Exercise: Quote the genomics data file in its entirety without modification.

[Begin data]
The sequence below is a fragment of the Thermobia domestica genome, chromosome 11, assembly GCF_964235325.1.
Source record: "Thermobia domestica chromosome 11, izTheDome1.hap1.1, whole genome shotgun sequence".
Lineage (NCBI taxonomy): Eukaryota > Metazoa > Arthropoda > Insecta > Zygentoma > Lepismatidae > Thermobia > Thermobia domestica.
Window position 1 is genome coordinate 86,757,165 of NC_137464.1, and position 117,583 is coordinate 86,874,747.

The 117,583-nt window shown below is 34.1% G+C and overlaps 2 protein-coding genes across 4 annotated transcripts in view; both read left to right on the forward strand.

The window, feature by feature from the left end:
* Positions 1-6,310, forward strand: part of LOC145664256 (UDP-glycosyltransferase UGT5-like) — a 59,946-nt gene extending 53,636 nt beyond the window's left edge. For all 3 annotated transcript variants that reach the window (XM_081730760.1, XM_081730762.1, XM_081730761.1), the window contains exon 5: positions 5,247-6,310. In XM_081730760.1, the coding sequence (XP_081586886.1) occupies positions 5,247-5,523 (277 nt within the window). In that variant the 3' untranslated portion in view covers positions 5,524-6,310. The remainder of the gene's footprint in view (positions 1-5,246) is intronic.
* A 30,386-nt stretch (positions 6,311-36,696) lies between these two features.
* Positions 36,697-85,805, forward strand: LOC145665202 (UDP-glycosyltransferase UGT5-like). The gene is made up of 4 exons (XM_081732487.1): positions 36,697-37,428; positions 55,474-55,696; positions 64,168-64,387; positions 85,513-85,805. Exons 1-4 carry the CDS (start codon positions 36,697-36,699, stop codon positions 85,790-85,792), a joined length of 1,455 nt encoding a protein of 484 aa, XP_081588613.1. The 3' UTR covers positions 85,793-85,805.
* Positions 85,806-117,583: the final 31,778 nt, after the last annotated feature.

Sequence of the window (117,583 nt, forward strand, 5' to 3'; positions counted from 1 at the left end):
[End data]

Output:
The sequence below is a fragment of the Thermobia domestica genome, chromosome 11, assembly GCF_964235325.1.
Source record: "Thermobia domestica chromosome 11, izTheDome1.hap1.1, whole genome shotgun sequence".
Lineage (NCBI taxonomy): Eukaryota > Metazoa > Arthropoda > Insecta > Zygentoma > Lepismatidae > Thermobia > Thermobia domestica.
Window position 1 is genome coordinate 86,757,165 of NC_137464.1, and position 117,583 is coordinate 86,874,747.

The 117,583-nt window shown below is 34.1% G+C and overlaps 2 protein-coding genes across 4 annotated transcripts in view; both read left to right on the forward strand.

The window, feature by feature from the left end:
* Positions 1-6,310, forward strand: part of LOC145664256 (UDP-glycosyltransferase UGT5-like) — a 59,946-nt gene extending 53,636 nt beyond the window's left edge. For all 3 annotated transcript variants that reach the window (XM_081730760.1, XM_081730762.1, XM_081730761.1), the window contains exon 5: positions 5,247-6,310. In XM_081730760.1, the coding sequence (XP_081586886.1) occupies positions 5,247-5,523 (277 nt within the window). In that variant the 3' untranslated portion in view covers positions 5,524-6,310. The remainder of the gene's footprint in view (positions 1-5,246) is intronic.
* A 30,386-nt stretch (positions 6,311-36,696) lies between these two features.
* Positions 36,697-85,805, forward strand: LOC145665202 (UDP-glycosyltransferase UGT5-like). The gene is made up of 4 exons (XM_081732487.1): positions 36,697-37,428; positions 55,474-55,696; positions 64,168-64,387; positions 85,513-85,805. Exons 1-4 carry the CDS (start codon positions 36,697-36,699, stop codon positions 85,790-85,792), a joined length of 1,455 nt encoding a protein of 484 aa, XP_081588613.1. The 3' UTR covers positions 85,793-85,805.
* Positions 85,806-117,583: the final 31,778 nt, after the last annotated feature.

Sequence of the window (117,583 nt, forward strand, 5' to 3'; positions counted from 1 at the left end):